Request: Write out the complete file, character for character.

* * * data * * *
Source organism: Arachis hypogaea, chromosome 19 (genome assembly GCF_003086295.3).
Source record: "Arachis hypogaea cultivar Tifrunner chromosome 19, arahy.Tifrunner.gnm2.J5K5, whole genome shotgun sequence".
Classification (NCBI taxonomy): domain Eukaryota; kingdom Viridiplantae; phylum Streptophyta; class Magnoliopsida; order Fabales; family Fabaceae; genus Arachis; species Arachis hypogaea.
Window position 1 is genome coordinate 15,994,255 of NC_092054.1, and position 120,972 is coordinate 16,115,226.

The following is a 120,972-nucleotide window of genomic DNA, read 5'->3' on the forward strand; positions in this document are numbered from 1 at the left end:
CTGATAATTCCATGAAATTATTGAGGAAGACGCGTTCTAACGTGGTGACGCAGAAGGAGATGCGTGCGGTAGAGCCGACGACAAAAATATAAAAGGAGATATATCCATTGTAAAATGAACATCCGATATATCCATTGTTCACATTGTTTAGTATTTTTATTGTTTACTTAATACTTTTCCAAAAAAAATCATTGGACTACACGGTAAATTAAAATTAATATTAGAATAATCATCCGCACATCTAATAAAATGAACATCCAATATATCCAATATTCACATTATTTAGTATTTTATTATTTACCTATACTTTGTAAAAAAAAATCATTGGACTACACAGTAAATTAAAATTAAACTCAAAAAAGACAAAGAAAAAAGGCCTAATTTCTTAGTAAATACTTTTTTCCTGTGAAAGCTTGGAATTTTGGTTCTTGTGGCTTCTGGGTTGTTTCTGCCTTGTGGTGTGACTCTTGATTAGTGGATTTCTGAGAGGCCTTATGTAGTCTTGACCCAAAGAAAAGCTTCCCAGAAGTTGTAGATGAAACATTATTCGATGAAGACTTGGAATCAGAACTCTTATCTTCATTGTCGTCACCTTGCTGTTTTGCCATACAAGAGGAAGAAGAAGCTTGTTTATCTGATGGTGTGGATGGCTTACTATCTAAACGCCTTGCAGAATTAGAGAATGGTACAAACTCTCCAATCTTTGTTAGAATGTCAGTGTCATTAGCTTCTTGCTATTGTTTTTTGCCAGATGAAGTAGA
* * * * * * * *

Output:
Source organism: Arachis hypogaea, chromosome 19 (genome assembly GCF_003086295.3).
Source record: "Arachis hypogaea cultivar Tifrunner chromosome 19, arahy.Tifrunner.gnm2.J5K5, whole genome shotgun sequence".
Classification (NCBI taxonomy): domain Eukaryota; kingdom Viridiplantae; phylum Streptophyta; class Magnoliopsida; order Fabales; family Fabaceae; genus Arachis; species Arachis hypogaea.
Window position 1 is genome coordinate 15,994,255 of NC_092054.1, and position 120,972 is coordinate 16,115,226.

The following is a 120,972-nucleotide window of genomic DNA, read 5'->3' on the forward strand; positions in this document are numbered from 1 at the left end:
CTGATAATTCCATGAAATTATTGAGGAAGACGCGTTCTAACGTGGTGACGCAGAAGGAGATGCGTGCGGTAGAGCCGACGACAAAAATATAAAAGGAGATATATCCATTGTAAAATGAACATCCGATATATCCATTGTTCACATTGTTTAGTATTTTTATTGTTTACTTAATACTTTTCCAAAAAAAATCATTGGACTACACGGTAAATTAAAATTAATATTAGAATAATCATCCGCACATCTAATAAAATGAACATCCAATATATCCAATATTCACATTATTTAGTATTTTATTATTTACCTATACTTTGTAAAAAAAAATCATTGGACTACACAGTAAATTAAAATTAAACTCAAAAAAGACAAAGAAAAAAGGCCTAATTTCTTAGTAAATACTTTTTTCCTGTGAAAGCTTGGAATTTTGGTTCTTGTGGCTTCTGGGTTGTTTCTGCCTTGTGGTGTGACTCTTGATTAGTGGATTTCTGAGAGGCCTTATGTAGTCTTGACCCAAAGAAAAGCTTCCCAGAAGTTGTAGATGAAACATTATTCGATGAAGACTTGGAATCAGAACTCTTATCTTCATTGTCGTCACCTTGCTGTTTTGCCATACAAGAGGAAGAAGAAGCTTGTTTATCTGATGGTGTGGATGGCTTACTATCTAAACGCCTTGCAGAATTAGAGAATGGTACAAACTCTCCAATCTTTGTTAGAATGTCAGTGTCATTAGCTTCTTGCTATTGTTTTTTGCCAGATGAAGTAGA